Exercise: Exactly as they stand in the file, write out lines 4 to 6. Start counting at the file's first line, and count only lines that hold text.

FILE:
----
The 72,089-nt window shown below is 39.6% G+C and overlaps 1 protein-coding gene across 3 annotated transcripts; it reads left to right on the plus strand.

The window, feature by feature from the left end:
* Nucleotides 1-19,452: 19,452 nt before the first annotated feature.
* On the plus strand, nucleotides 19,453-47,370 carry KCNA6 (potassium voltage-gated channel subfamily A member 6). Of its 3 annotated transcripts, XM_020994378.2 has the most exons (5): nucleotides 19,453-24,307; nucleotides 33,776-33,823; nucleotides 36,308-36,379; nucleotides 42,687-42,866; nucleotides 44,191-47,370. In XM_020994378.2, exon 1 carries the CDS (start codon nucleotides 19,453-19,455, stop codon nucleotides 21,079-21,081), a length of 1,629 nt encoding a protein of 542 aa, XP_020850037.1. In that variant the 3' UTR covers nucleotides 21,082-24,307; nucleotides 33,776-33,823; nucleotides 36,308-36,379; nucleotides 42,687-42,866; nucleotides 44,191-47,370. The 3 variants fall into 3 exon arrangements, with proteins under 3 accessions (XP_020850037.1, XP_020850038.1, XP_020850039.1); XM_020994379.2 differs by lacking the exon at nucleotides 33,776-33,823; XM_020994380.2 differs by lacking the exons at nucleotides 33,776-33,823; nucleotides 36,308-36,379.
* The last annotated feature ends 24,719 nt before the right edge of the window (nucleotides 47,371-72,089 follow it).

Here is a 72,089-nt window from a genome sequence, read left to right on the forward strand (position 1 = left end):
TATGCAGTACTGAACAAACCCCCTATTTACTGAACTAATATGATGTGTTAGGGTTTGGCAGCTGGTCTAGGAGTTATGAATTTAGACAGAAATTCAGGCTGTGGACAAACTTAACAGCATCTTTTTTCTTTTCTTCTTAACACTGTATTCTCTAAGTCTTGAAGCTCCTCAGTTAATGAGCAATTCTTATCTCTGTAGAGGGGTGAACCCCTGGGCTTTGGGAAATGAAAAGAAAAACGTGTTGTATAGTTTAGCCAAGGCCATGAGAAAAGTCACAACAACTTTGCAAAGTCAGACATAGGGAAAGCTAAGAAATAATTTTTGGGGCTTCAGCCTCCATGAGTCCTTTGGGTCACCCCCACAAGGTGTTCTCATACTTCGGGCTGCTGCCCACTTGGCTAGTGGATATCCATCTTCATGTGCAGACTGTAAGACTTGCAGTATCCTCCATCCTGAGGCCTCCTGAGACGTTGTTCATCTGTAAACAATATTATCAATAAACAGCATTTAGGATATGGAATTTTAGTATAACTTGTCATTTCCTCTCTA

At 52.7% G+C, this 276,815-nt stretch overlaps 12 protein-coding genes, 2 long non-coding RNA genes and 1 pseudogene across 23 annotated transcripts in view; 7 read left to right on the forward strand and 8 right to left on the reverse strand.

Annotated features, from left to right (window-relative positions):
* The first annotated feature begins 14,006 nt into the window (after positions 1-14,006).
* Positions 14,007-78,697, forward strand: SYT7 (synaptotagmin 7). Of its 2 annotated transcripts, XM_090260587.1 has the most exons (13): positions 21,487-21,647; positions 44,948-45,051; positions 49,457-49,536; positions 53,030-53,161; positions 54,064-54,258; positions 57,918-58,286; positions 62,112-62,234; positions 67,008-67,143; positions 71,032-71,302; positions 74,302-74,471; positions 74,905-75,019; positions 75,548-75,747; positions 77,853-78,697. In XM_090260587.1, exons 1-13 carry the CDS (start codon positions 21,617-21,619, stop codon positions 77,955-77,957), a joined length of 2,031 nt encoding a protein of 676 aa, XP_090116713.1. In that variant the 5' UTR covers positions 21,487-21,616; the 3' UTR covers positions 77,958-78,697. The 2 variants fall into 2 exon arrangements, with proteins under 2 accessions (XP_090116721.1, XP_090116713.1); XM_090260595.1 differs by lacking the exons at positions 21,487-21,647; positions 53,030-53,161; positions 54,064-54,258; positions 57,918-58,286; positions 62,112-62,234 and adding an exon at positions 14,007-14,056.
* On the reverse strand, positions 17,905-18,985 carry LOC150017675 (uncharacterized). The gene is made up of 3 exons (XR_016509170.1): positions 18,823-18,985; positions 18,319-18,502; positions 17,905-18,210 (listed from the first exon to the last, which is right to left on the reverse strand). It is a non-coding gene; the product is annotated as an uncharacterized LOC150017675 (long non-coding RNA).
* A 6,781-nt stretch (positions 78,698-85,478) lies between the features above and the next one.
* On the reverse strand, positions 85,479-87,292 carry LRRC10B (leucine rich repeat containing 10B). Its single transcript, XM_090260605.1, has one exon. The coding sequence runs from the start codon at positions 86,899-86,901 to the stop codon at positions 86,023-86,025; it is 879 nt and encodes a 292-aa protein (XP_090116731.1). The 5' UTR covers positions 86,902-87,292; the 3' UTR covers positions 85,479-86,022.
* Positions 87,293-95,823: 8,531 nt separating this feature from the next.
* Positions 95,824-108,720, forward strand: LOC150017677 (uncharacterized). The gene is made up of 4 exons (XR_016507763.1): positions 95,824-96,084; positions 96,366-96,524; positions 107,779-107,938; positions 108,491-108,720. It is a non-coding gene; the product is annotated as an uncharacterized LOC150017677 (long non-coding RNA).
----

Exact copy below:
* On the plus strand, nucleotides 19,453-47,370 carry KCNA6 (potassium voltage-gated channel subfamily A member 6). Of its 3 annotated transcripts, XM_020994378.2 has the most exons (5): nucleotides 19,453-24,307; nucleotides 33,776-33,823; nucleotides 36,308-36,379; nucleotides 42,687-42,866; nucleotides 44,191-47,370. In XM_020994378.2, exon 1 carries the CDS (start codon nucleotides 19,453-19,455, stop codon nucleotides 21,079-21,081), a length of 1,629 nt encoding a protein of 542 aa, XP_020850037.1. In that variant the 3' UTR covers nucleotides 21,082-24,307; nucleotides 33,776-33,823; nucleotides 36,308-36,379; nucleotides 42,687-42,866; nucleotides 44,191-47,370. The 3 variants fall into 3 exon arrangements, with proteins under 3 accessions (XP_020850037.1, XP_020850038.1, XP_020850039.1); XM_020994379.2 differs by lacking the exon at nucleotides 33,776-33,823; XM_020994380.2 differs by lacking the exons at nucleotides 33,776-33,823; nucleotides 36,308-36,379.
* The last annotated feature ends 24,719 nt before the right edge of the window (nucleotides 47,371-72,089 follow it).

Here is a 72,089-nt window from a genome sequence, read left to right on the forward strand (position 1 = left end):